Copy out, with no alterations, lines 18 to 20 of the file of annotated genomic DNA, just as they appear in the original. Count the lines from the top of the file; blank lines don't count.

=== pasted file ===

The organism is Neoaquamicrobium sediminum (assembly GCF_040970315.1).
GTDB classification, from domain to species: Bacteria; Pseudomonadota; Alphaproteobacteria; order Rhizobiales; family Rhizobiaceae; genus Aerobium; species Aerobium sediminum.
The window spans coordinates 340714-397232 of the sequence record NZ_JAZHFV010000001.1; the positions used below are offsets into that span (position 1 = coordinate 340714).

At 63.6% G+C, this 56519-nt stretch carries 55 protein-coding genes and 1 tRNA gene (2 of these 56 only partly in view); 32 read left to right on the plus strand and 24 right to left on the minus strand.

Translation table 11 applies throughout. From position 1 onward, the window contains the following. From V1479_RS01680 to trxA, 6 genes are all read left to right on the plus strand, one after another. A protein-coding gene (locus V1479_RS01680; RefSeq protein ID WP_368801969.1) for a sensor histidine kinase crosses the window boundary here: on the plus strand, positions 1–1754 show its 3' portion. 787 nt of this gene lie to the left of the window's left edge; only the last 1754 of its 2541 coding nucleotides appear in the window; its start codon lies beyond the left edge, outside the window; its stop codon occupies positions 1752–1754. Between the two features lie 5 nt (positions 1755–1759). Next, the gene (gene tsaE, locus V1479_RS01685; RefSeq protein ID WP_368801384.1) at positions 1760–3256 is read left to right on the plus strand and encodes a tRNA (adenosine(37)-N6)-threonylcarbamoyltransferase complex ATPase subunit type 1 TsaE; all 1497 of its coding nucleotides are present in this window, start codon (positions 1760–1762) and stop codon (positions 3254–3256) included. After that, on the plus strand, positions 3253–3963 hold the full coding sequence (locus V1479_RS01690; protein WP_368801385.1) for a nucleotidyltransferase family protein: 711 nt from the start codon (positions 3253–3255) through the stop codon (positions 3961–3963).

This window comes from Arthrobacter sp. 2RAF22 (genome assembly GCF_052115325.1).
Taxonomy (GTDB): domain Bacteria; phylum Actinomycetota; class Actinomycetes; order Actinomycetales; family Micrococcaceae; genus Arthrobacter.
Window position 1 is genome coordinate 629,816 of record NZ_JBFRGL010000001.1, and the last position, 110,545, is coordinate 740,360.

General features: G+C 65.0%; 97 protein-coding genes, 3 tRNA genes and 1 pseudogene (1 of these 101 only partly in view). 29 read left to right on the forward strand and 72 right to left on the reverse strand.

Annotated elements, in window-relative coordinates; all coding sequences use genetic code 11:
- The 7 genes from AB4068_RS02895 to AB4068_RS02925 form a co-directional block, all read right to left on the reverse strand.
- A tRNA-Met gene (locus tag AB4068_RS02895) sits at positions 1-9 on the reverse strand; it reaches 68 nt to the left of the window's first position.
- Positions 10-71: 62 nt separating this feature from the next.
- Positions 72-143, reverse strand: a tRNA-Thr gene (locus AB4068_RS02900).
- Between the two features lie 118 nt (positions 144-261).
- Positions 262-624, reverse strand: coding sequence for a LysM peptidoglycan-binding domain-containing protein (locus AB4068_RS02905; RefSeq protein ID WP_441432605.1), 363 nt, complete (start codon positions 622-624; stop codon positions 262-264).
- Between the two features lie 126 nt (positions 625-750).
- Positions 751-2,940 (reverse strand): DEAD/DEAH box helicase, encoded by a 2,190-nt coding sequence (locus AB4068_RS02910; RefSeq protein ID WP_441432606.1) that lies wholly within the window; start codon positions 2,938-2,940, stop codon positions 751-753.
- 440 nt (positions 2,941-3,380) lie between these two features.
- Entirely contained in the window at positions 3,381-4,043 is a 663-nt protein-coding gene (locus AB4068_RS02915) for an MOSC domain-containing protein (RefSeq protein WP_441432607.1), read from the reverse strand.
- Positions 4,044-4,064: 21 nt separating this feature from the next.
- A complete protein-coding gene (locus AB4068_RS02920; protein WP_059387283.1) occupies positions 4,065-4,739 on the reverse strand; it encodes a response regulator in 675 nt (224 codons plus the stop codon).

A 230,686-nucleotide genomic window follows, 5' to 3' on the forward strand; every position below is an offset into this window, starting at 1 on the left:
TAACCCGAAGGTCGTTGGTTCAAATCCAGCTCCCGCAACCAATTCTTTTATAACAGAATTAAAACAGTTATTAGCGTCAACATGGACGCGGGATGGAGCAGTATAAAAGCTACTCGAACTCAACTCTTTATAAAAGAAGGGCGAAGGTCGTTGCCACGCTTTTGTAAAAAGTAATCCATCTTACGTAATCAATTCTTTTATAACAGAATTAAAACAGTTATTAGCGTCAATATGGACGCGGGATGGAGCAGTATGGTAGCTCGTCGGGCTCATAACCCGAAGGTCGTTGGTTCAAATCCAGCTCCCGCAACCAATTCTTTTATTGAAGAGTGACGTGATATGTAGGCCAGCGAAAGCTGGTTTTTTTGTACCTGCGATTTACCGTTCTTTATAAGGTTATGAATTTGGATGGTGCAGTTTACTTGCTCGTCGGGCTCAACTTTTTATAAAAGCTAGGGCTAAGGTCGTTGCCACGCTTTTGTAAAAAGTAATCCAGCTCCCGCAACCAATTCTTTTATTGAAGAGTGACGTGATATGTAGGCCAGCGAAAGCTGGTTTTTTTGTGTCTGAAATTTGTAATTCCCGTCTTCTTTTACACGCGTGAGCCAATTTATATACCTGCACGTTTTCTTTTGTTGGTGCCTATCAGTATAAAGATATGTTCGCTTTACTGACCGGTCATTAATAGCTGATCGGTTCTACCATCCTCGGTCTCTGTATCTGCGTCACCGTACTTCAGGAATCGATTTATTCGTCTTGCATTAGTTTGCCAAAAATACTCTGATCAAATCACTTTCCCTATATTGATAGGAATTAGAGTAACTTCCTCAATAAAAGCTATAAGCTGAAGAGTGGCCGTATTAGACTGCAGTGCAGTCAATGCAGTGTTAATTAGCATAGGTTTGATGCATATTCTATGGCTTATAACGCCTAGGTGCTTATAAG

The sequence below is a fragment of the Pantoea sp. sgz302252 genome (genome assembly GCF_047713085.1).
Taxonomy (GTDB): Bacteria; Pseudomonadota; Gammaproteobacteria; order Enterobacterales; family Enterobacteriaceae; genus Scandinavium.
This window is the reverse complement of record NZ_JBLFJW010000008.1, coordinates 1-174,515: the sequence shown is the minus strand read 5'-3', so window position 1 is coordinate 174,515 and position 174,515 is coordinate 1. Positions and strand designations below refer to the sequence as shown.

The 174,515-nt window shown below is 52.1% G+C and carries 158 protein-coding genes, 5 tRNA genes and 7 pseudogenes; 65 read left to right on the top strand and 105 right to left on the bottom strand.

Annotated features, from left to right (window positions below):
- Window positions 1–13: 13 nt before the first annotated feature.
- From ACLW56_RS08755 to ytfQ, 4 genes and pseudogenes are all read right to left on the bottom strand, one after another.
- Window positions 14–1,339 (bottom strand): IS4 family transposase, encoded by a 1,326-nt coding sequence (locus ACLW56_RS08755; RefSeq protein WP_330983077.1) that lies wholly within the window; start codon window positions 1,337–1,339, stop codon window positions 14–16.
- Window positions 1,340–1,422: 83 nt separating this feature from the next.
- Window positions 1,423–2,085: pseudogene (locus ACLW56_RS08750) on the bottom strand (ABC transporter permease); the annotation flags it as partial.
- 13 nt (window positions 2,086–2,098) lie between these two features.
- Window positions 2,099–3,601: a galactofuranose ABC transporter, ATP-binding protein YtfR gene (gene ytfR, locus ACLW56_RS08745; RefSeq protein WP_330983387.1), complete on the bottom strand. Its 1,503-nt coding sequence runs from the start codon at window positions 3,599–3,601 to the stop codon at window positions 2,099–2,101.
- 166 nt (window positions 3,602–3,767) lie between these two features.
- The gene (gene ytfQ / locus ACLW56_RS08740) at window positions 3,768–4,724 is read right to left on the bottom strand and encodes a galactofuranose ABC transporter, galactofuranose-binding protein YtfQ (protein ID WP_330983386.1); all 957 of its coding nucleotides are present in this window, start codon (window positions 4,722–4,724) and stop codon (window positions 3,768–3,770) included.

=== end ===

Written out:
- Positions 751-2,940 (reverse strand): DEAD/DEAH box helicase, encoded by a 2,190-nt coding sequence (locus AB4068_RS02910; RefSeq protein ID WP_441432606.1) that lies wholly within the window; start codon positions 2,938-2,940, stop codon positions 751-753.
- 440 nt (positions 2,941-3,380) lie between these two features.
- Entirely contained in the window at positions 3,381-4,043 is a 663-nt protein-coding gene (locus AB4068_RS02915) for an MOSC domain-containing protein (RefSeq protein WP_441432607.1), read from the reverse strand.